Death of a scribbler
Ashes to ashes. Smoking will do that you.
Christopher Hitchens has died. He is not survived by thousands of Americans and hundreds of thousands of Iraqis killed by America's occupation of Iraq.
Hitchens was a great, and sometimes misguided, polemicist, but he wasn't a politician or a bureaucrat. It seems a tad excessive to hold him responsible for a war, any war. Me, I'd save this kind of snark for the death of, say, Dick Cheney. They have to run out of heart valves eventually.
It's always sad when people of ability lend their talents to evil, but Hitchens was not Albert Speer or even Leni Riefenstahl. He worked for no government or political campaign. And exactly how much power did his gorgeous prose have? His hatchet job on Mother Teresa is unlikely to carry much weight when canonization time rolls around. (Or has it? I'm not clear on her position in the vast Catholic pantheon.) His irrational hatred of Bill Clinton, apparently dating from some Oxford slight, did not prevent Clinton from winning, and serving, two full terms. His equally bizarre fondness for George Bush was hardly decisive, except insofar as it led him to take up US citizenship and presumably vote for the shit. Unlike Judith Miller and other hacks, his cheerleading for the Iraq war did not carry the imprint of the Newspaper of Record. True, he never acknowledge being "misled" about the war, but few polemicists ever admit their mistakes, or Sunday morning television would be nothing but cartoons. (An exception was David Brock, who retracted his smear of Anita Hill, but so what? Professor Hill's onetime harasser continues to sit on the Supreme Court despite his manifest lack of ability and integrity, and there isn't even a movement to impeach him.)
God Is Not Great is a terrific read, and I can see it influencing a bright adolescent on the brink of agnosticism, but it hasn't exactly emptied the houses of worship. It adds little to Bertrand Russell's Why I Am Not a Christian except to extend the argument: a sort of Why I Am Not a Christian, a Muslim, a Buddhist, a Mormon Or Anything Else. (Actually, Hitchens decided some years ago that he was a Jew, or as he might say, echoing Jonathan Miller, "Not a Jew -- just Jew-ish," but he didn't let it slow him down. It turned out that the things he admired about Jews -- love of argument, secular culture -- where precisely the things he admired in himself. I couldn't help thinking of Moliere's Monsieur Jourdain, who is delighted to learn he has been effortlessly speaking prose his entire life.)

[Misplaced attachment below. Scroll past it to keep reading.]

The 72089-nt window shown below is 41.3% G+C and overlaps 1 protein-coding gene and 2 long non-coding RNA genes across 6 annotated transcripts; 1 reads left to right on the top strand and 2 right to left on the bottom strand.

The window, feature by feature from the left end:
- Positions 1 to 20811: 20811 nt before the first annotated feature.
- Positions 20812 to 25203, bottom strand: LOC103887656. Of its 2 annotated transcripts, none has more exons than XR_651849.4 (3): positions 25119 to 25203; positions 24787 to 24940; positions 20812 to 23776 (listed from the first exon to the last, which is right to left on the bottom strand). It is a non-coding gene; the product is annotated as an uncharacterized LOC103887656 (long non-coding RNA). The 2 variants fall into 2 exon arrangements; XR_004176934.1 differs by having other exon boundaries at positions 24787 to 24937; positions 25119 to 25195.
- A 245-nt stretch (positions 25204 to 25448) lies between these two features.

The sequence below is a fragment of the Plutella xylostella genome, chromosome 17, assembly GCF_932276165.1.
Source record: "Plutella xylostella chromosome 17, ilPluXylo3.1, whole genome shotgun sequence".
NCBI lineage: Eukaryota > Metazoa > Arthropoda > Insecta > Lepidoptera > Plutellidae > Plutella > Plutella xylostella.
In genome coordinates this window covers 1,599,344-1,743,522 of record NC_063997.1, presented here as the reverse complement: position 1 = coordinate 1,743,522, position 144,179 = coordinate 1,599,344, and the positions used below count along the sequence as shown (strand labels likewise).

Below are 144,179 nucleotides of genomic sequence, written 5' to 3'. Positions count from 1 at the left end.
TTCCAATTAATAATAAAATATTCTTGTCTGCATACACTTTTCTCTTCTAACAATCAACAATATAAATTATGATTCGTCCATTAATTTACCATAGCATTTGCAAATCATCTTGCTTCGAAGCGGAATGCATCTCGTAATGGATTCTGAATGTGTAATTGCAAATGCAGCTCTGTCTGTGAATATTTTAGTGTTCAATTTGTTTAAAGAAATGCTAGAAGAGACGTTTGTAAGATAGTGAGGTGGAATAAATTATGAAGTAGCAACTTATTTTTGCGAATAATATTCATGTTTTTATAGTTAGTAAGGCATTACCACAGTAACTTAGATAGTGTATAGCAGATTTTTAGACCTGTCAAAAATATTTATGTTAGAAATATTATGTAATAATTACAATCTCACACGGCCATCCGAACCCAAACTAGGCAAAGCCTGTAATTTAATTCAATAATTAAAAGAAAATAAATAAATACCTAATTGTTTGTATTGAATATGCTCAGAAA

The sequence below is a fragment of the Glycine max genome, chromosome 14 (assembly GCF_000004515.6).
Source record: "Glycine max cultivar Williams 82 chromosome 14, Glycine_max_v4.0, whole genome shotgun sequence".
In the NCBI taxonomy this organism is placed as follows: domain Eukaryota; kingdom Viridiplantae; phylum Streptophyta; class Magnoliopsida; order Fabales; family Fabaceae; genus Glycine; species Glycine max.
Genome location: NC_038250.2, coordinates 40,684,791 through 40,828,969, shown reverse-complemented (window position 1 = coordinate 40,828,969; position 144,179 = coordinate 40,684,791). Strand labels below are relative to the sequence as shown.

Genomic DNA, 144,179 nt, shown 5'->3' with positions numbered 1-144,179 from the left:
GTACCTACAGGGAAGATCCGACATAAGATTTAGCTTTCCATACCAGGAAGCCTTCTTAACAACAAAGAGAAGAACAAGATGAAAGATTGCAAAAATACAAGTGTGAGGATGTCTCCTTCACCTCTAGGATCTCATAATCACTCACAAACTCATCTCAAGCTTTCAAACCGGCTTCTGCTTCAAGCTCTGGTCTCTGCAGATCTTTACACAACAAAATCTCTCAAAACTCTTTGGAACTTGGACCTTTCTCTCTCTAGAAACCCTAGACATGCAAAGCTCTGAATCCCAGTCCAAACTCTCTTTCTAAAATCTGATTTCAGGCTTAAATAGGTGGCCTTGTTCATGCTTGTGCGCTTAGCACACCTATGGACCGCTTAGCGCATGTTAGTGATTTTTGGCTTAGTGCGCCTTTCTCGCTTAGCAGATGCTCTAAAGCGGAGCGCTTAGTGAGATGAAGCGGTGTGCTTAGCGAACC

Nobody is right all the time -- George Orwell was apoplectic on the subject of men who wore sandals, for some reason -- and everybody has the right to be an ass without being blamed for appalling and unnecessary wars. Had Hitchens with his last breath dictated an apology for the WMD fantasy, the shambles we have opted to call "Iraq sovereignty" would be just as bloody. Millions would be without electricity or reliable water, Sunnis and Shiites would still blow up each other's shrines, the dead would still be dead. If a man goes from being the scourge of Henry Kissinger to flattering the likes of Paul Wolfowitz in exchange for drinks and meals, let us not rejoice in his death. Let us rather pass over his errors with silence and pity, and be grateful for the lovely writing he did.
Labels: death and politics